Weekly Photo Outing

Sometimes I just get in the car and head out for the day looking forward to a nice drive, seeing new things, and taking interesting photographs.  This outing was like that.  Initially I was heading towards Suphanburi but then I saw a sign that said “Ang Thong” and my curiosity got the better of me.  Ang Thong is an agricultural area about 90 minutes outside of Bangkok.  It’s so rural its hard to believe such a modern city like Bangkok is geographically so close.

Fishing Couple

Driving in there was what appeared to be a common canal, but many people were fishing in this one.  There were fishing poles, nets, basket traps and all kinds of methods for extracting fish from the canal and many seemed to be successful.

Rural boys

In some areas of the canal kids were jumping off docks, swimming, and generally having a great time cooling off on a hot summer day.  Kids in these parts don’t really care if they’re wearing clothes or not when swimming. 


Along the roads you’ll find people preparing and selling all sorts of things.  Most often this will be whatever fruit or vegetable happens to be in season.  Other times someone will be making brooms or baskets from the unused parts of the crops and selling those as well.  You’ll find all kinds of interesting booths to stop and look over.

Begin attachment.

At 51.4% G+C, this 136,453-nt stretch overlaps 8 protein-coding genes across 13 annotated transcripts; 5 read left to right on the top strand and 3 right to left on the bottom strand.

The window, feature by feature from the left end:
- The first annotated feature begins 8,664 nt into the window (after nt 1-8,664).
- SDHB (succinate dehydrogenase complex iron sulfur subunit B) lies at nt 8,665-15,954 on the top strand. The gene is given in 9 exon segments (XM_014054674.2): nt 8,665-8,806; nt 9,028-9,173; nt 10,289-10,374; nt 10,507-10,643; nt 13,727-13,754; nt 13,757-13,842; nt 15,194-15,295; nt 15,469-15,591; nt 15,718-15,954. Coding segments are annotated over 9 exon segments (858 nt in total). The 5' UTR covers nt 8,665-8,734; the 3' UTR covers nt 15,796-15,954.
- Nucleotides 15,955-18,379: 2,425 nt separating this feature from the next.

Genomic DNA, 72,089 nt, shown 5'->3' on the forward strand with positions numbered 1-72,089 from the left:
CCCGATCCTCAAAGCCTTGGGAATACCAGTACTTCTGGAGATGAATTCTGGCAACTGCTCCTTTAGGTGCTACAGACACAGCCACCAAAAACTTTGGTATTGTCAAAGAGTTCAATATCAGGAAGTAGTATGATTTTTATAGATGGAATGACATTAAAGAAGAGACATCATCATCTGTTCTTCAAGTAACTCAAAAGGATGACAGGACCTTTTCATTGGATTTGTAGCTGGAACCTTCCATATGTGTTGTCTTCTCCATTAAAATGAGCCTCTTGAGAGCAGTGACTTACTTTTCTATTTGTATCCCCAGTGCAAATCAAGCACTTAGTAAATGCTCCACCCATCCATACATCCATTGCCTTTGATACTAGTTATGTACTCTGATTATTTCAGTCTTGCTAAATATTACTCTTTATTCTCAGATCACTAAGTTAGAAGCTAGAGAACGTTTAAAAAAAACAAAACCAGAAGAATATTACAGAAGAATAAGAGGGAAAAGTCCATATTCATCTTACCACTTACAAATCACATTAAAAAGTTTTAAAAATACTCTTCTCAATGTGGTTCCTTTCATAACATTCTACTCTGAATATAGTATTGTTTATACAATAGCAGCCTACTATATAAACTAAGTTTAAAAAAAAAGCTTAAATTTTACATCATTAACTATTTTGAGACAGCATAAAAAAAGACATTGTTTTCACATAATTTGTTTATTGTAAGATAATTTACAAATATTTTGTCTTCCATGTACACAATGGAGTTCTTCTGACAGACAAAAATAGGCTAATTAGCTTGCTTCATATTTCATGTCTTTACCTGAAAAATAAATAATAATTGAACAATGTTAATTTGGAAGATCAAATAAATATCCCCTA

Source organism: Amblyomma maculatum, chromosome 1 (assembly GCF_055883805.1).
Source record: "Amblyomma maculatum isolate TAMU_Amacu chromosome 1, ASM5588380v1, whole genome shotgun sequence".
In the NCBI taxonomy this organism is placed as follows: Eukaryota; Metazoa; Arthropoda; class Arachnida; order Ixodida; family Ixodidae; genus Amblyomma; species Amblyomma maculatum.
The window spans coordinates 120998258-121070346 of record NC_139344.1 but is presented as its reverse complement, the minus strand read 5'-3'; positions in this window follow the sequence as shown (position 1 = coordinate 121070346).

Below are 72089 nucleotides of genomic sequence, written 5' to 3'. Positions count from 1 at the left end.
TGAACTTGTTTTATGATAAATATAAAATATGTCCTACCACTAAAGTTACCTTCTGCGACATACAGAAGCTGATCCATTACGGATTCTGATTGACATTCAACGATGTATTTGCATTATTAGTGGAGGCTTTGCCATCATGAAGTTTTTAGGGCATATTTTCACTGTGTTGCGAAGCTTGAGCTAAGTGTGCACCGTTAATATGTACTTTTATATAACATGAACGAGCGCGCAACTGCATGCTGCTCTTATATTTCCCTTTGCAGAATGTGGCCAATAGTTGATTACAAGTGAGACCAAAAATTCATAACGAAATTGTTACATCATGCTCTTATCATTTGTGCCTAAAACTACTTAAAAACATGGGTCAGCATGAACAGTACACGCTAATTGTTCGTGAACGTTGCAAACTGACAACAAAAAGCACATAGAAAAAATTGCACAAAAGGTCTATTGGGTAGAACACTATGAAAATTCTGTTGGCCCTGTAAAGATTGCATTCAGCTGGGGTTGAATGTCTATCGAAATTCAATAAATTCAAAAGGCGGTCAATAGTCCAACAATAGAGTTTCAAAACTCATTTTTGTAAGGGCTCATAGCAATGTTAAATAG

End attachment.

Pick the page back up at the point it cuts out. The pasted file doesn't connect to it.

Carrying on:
Farmer girl

Everyone works the rice fields and it’s a full time job.  Rice fields are everywhere.  If you haven’t seen them before you’ll have a hard time believing the bright almost fluorescent green fields, especially right before harvest when the rice is waving in the wind.


Almost everywhere you look the land has something growing on it, and people harvesting what’s being grown.  No land goes unused.

Farm lady

Often modern agricultural tools look out of place among the much more common traditional tools, wicker baskets, hand dug irrigation ditches, foot bridges built from nearby natural growth, and workers who wear traditional garb you might have seen 100 years ago.

Ang Thong was both delightful and educational.  The entire trip took less than ten hours.  We had lunch along the way, stopped many times and chatted with the locals, took many photographs, learned about rice farming, and was able to observe a traditional agricultural village as it went about its everyday business of growing food for sale in the nearby city.